Yesterday was my Mum’s birthday and it was one that was full of different emotions for both Mum and me.

Firstly, I know Mum didn’t want her birthday as she has become more and more aware over the last while that both her and other members of our family are getting ever older, and with that often comes increasing health problems and health concerns.

Mum and Dad went into Glasgow with the intention of having a nice lunch out, but not only did my Dad not feel too good so didn’t want anything to eat, my Mum didn’t manage to get what she wanted for lunch and what she got was cold by the time she ate it! So as you can see Mum’s birthday plans didn’t go as expected.

Not only did Mum’s lunch plans not go as expected, but both my Dad and also my Mum’s sister, both forgot my Mum’s birthday. As some of you will know both my Dad and my aunt have dementia so to be honest it was no great surprise neither of them remembered Mum’s birthday. However, this being the first birthday both of them have forgotten, it must have been so very tough on Mum – I know it certainly made me feel quite low and very emotional.

On a positive note to finish, I think Mum loved the birthday presents we gave her – I think they gave her a wee boost knowing not everyone had forgotten her birthday.

I can’t imagine how Mum must have felt knowing some of those closest to her had forgotten her birthday, but I hope and pray, despite it all, that hubby and me can continue to bring a little bit of brightness and happiness into Mum’s life during what are difficult times.

Things have been very difficult for all my family (including me) over the last while for a variety of reasons, so I’d appreciate it if you’d keep us in your prayers – Thank you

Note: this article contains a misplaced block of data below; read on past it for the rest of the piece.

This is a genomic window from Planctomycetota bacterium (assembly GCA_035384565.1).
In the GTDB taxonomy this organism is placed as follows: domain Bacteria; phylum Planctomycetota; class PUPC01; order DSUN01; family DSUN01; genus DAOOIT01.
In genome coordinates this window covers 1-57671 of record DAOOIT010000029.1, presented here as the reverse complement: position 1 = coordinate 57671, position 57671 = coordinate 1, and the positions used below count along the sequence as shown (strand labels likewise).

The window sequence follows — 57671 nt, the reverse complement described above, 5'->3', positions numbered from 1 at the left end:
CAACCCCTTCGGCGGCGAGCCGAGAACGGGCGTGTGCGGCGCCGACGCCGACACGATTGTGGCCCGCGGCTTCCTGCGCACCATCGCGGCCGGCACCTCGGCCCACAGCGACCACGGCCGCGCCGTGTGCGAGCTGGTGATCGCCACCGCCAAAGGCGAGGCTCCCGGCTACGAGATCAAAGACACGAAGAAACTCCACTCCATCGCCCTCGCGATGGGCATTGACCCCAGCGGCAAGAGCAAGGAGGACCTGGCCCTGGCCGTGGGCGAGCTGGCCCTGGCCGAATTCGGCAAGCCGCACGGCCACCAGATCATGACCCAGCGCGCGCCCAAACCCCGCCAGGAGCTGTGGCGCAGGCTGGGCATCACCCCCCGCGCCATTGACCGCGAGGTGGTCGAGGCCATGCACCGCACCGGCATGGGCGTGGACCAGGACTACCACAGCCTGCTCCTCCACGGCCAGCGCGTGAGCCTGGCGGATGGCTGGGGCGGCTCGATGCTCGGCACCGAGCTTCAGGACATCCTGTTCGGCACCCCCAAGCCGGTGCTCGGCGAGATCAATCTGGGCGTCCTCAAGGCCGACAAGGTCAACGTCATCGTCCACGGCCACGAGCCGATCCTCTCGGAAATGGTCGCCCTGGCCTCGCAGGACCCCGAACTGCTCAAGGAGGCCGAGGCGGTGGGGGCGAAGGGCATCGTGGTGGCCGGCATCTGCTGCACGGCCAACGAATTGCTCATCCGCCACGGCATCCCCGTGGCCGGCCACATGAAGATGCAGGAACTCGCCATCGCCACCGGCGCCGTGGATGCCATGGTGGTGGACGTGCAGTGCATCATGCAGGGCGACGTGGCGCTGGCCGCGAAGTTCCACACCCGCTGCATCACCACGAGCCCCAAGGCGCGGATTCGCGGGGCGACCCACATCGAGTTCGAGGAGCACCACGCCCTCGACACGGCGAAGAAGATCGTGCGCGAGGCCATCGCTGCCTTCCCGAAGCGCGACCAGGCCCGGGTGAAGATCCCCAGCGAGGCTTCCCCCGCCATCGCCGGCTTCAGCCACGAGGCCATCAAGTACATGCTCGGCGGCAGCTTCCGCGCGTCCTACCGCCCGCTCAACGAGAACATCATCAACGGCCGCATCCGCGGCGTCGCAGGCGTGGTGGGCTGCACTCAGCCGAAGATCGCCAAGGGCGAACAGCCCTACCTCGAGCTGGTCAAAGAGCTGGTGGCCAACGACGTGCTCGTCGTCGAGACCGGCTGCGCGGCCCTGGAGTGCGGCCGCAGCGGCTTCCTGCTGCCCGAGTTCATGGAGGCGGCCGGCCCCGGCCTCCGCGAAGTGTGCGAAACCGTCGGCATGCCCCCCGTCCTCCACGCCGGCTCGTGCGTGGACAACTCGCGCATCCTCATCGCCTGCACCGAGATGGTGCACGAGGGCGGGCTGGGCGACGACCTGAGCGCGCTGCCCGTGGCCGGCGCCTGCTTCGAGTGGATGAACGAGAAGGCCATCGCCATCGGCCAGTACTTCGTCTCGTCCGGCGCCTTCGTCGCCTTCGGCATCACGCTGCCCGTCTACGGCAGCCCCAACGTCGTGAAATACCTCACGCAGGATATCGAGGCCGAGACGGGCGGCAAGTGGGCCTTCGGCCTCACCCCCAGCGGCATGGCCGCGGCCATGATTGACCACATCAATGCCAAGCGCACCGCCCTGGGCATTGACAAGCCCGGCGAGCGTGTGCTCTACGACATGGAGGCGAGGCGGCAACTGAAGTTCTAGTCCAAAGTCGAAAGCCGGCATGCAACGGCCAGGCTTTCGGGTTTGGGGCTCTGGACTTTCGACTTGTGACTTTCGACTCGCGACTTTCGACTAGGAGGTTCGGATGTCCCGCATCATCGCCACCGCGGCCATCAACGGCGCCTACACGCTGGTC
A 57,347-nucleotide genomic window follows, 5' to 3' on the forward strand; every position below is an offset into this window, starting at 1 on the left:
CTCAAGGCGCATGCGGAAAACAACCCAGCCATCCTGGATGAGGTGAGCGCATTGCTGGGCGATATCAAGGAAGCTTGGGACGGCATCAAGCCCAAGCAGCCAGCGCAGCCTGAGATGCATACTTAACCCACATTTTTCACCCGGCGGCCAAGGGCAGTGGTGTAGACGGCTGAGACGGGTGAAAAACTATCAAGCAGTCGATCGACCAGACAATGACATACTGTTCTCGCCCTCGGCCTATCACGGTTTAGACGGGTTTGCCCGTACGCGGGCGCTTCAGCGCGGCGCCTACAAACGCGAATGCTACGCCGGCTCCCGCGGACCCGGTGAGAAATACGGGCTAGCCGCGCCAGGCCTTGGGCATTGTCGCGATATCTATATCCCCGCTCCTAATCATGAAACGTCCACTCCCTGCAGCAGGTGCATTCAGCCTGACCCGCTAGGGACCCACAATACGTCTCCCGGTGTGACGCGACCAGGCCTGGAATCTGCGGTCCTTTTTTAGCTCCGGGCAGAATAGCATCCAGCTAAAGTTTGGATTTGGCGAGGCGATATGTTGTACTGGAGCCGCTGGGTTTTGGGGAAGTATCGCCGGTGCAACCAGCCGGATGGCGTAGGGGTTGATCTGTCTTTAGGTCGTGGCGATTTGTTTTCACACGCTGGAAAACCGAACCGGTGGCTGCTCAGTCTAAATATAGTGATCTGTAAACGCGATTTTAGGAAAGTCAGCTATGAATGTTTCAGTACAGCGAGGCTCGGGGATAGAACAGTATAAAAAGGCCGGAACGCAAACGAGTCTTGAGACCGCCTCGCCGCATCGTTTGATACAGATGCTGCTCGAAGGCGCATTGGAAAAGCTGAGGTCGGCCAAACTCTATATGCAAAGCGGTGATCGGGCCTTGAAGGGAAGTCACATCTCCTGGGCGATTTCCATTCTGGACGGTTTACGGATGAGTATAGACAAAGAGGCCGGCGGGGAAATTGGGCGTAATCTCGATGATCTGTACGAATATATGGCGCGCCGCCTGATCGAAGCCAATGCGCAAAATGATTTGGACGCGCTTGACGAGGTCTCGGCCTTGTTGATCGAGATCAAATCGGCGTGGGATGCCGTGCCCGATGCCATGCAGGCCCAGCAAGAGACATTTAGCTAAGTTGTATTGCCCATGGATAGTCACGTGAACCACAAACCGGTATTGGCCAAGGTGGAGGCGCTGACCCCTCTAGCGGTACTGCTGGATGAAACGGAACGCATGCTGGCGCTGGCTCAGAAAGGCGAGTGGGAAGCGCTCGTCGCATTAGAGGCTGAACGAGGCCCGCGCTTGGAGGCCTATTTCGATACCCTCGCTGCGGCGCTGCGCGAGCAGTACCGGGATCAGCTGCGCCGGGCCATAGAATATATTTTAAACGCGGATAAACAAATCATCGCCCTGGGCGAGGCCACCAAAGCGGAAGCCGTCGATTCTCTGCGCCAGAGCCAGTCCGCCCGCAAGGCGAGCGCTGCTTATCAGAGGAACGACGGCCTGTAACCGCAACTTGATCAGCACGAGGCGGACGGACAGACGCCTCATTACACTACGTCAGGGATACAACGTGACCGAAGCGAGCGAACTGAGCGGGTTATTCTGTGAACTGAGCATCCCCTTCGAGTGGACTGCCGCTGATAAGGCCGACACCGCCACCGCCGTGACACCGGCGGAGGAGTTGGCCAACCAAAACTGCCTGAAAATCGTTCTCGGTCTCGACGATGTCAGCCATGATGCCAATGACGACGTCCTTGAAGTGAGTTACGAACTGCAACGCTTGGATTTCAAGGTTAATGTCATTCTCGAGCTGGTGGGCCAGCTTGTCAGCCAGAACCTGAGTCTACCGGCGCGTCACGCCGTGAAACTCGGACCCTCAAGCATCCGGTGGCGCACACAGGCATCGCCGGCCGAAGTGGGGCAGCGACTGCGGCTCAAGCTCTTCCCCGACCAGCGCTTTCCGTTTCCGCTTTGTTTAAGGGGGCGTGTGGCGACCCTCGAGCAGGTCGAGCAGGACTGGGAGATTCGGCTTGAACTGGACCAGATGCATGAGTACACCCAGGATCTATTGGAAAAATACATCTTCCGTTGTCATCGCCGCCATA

A Mother’s Prayer

Posted: April 16, 2010 in family, life, love, religion
Tags: , , , , ,

A Mother’s Prayer

Dear Lord, it’s such a hectic day,
With little time to stop and pray.
For Life’s been anything but calm,
Since You called me to be a mom.
Running errands, matching socks,
Building dreams with building blocks.
Cooking, cleaning and finding shoes,
And other stuff that children loose.
Fitting lids on bottled bugs,
Wiping tears and giving hugs.
A stack of last week’s mail to read-
So where’s the quiet time I need?
Yet, when I steal a moment, Lord,
Just at the sink, the ironing board,
To ask the blessings of Your grace,
I see then, in my small one’s face,
That You have blessed me all the while,
And I stoop to kiss that precious smile.

I found this prayer in amongst some other poems I’ve collected over the years. Isn’t it lovely and very true?

The love Mum’s have for their new-born baby is like nothing on earth, however it is comparable with the love God has for each one of us. That love which a Mother shows her child is one of the most important things a child will ever receive in its life. Therefore, for those of you who are Mum’s, God bless you, you do a fantastic job. To children old and young, say thank you to your Mum today, they do/have done so very much for you and have probably been taken for granted much of the time.

Mum’s are fab! Thank you Mum’s everywhere!